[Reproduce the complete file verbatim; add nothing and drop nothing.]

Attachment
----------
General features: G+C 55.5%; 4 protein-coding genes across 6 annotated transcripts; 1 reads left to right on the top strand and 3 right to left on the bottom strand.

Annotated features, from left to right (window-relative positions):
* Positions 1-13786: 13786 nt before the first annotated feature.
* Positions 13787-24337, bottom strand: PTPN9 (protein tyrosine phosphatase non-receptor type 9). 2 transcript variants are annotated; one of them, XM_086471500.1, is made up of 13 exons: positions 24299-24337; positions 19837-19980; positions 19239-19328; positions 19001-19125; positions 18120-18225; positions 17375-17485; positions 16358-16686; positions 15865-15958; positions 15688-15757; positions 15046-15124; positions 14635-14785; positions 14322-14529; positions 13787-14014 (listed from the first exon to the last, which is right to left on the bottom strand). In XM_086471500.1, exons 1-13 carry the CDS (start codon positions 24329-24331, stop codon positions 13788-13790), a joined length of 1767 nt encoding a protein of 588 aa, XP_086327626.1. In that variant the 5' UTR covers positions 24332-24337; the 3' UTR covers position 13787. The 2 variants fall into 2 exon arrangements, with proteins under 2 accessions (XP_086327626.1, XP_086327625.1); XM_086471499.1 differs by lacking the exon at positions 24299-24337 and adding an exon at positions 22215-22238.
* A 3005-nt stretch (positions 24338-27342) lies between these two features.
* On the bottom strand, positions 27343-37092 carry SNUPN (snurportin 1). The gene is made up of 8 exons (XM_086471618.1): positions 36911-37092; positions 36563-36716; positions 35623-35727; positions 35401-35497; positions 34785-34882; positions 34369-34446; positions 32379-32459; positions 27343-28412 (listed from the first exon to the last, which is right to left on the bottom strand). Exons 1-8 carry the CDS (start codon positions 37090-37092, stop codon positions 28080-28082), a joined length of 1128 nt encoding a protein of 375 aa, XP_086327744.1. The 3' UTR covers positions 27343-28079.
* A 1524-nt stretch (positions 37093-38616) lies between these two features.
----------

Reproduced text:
General features: G+C 55.5%; 4 protein-coding genes across 6 annotated transcripts; 1 reads left to right on the top strand and 3 right to left on the bottom strand.

Annotated features, from left to right (window-relative positions):
* Positions 1-13786: 13786 nt before the first annotated feature.
* Positions 13787-24337, bottom strand: PTPN9 (protein tyrosine phosphatase non-receptor type 9). 2 transcript variants are annotated; one of them, XM_086471500.1, is made up of 13 exons: positions 24299-24337; positions 19837-19980; positions 19239-19328; positions 19001-19125; positions 18120-18225; positions 17375-17485; positions 16358-16686; positions 15865-15958; positions 15688-15757; positions 15046-15124; positions 14635-14785; positions 14322-14529; positions 13787-14014 (listed from the first exon to the last, which is right to left on the bottom strand). In XM_086471500.1, exons 1-13 carry the CDS (start codon positions 24329-24331, stop codon positions 13788-13790), a joined length of 1767 nt encoding a protein of 588 aa, XP_086327626.1. In that variant the 5' UTR covers positions 24332-24337; the 3' UTR covers position 13787. The 2 variants fall into 2 exon arrangements, with proteins under 2 accessions (XP_086327626.1, XP_086327625.1); XM_086471499.1 differs by lacking the exon at positions 24299-24337 and adding an exon at positions 22215-22238.
* A 3005-nt stretch (positions 24338-27342) lies between these two features.
* On the bottom strand, positions 27343-37092 carry SNUPN (snurportin 1). The gene is made up of 8 exons (XM_086471618.1): positions 36911-37092; positions 36563-36716; positions 35623-35727; positions 35401-35497; positions 34785-34882; positions 34369-34446; positions 32379-32459; positions 27343-28412 (listed from the first exon to the last, which is right to left on the bottom strand). Exons 1-8 carry the CDS (start codon positions 37090-37092, stop codon positions 28080-28082), a joined length of 1128 nt encoding a protein of 375 aa, XP_086327744.1. The 3' UTR covers positions 27343-28079.
* A 1524-nt stretch (positions 37093-38616) lies between these two features.